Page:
HMRC’s latest weapon in the battle against tax evasion and avoidance is the introduction of new penalties against ‘enablers’ of unacceptable tax avoidance schemes.
HMRC’s specific avoidance armoury now consists of:
- DOTAS (Disclosure Of Tax Avoidance Schemes) – their early warning system;
- GAAR (General Anti-Abuse Rule) – used to determine whether schemes are abusive; and
- A series of measures to punish those who use, promote and enable tax avoidance.
But should this be a concern? The simple answer is no, provided you stick with tried and tested solutions. This includes investing in offshore bonds and packaged IHT solutions, such as loan trusts and discounted gift schemes. All of which are perfectly acceptable.
Evasion v Avoidance
There is a clear distinction between evasion and avoidance.
- Evasion is illegal. It involves those individuals or businesses who deliberately don’t pay the taxes they owe. For example, holding money in ‘secret’ accounts offshore and not declaring the interest. Or a failure to declare cash in hand earnings. In recent years these situations have been dealt with by exchange of information agreements between countries, and with amnesties allowing taxpayers to settle their liabilities before any legal action is taken.
- Tax avoidance schemes, on the other hand, are designed within the letter of the law but not necessarily in the spirit of legislation. They serve little purpose other than saving tax.
Acceptable planning v Avoidance
Individuals are allowed to arrange their financial affairs to make full use of the allowances and exemptions on offer. And this includes transferring assets between spouses/civil partners to make use of two sets of allowances.
The tax system is not just about raising tax. The Government introduces tax breaks from time to time to influence behaviour. No one would consider tax relief on individual payments into pensions as avoidance – the legislation is specifically designed to encourage people to save for retirement.
When it comes to gifting lump sums into trust, as well as any potential IHT saving for the settlor, the amount gifted will be usually enjoyed by someone other than the settlor. The purpose is more than just saving tax. With regard to discounted gift schemes, HMRC has even issued detailed guidance on how discounts should be calculated.
Neither are normal investments in offshore bonds avoidance. The word ‘offshore’ can often strike fear in the minds of planners and clients, probably down to the number of negative news headlines involving schemes with some kind of ‘offshore’ element. But offshore bonds are not affected. They are strictly controlled by tax legislation which not only prescribes how they will be taxed, but also places an onus on providers to supply chargeable event certificates to bondholders and the HMRC whenever a taxable gain arises.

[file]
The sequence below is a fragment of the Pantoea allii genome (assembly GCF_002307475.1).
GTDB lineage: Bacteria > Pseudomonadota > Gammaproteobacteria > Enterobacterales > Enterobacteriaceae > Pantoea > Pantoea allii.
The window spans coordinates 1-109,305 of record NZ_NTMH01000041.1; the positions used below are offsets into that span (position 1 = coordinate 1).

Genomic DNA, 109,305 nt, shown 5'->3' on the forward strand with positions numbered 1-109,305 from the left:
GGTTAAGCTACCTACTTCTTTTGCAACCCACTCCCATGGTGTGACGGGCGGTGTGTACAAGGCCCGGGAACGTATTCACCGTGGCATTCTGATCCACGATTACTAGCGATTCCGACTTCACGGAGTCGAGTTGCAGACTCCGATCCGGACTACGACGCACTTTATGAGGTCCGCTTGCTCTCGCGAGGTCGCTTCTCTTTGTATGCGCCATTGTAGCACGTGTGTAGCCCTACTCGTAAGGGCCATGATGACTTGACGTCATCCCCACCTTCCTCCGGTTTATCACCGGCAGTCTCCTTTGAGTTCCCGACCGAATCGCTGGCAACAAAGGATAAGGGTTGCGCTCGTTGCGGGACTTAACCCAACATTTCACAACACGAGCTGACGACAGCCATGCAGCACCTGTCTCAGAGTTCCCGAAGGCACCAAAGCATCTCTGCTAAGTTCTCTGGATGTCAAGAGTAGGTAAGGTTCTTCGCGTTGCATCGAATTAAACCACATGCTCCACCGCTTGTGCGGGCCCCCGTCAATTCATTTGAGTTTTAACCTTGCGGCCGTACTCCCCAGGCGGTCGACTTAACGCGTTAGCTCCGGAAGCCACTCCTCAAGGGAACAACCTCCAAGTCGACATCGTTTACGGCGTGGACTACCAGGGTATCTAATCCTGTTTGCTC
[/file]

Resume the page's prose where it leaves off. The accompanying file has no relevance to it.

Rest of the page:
HMRC are more concerned with the minority of individuals and companies who bend the rules. The schemes used are often complex (not to mention costly) and, although legal, involve artificial transactions which serve little or no purpose other than to produce a tax advantage.
The anti-avoidance armoury
HMRC’s initial approach to stamp out avoidance was via specific legislation. The problem with this was that as one door closed, some planners would seek a way to open another.
To stem the flow of avoidance schemes, the Government felt that a broader approach was needed. First came the DOTAS regime. The idea behind this is to give HMRC early warning of new tax avoidance schemes that are being marketed and to give them the opportunity to consider whether they might wish to attack them or not. The DOTAS regime has now been extended to cover arrangements where IHT mitigation was the objective.
This was followed by the introduction of the GAAR. This applies to tax arrangements which are, in HMRC’s opinion, abusive. Tax arrangements are abusive if entering into them cannot be regarded as a reasonable course of action given all the circumstances. Typically, such arrangements would involve one or more contrived or abnormal steps which are necessary in order to generate the tax advantage.
The latest anti avoidance measure for 2017 is the imposition of a financial penalty on the enablers of a scheme that fails the GAAR test. Enablers include anyone involved in the design or promotion of a scheme and who may ultimately benefit from a client using the scheme, e.g. by charging them a fee. The intention is clearly to deter anyone in the supply chain from getting involved in the first place, killing such schemes at first base.
The bottom line
Clients should be reassured that planning with the tried and trusted is fine – but if it looks too good to be true, it probably is and should be given a wide berth.